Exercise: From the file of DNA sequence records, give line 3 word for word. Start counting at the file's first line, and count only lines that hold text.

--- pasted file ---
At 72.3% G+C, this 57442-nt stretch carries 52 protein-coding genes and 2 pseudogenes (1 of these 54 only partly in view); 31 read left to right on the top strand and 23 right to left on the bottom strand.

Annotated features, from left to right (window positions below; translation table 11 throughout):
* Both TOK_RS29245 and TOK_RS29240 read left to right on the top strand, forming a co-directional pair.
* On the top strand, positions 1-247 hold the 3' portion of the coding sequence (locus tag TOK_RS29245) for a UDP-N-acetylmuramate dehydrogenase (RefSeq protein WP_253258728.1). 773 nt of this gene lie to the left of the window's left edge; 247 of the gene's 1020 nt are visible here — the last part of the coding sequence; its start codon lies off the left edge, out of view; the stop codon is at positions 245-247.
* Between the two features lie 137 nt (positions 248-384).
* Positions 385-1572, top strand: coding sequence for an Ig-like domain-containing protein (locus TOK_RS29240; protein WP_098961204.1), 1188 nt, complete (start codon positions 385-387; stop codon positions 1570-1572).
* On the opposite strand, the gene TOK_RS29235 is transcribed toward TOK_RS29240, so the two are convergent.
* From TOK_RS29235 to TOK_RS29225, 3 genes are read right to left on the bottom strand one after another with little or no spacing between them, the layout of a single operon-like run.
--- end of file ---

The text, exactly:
* Both TOK_RS29245 and TOK_RS29240 read left to right on the top strand, forming a co-directional pair.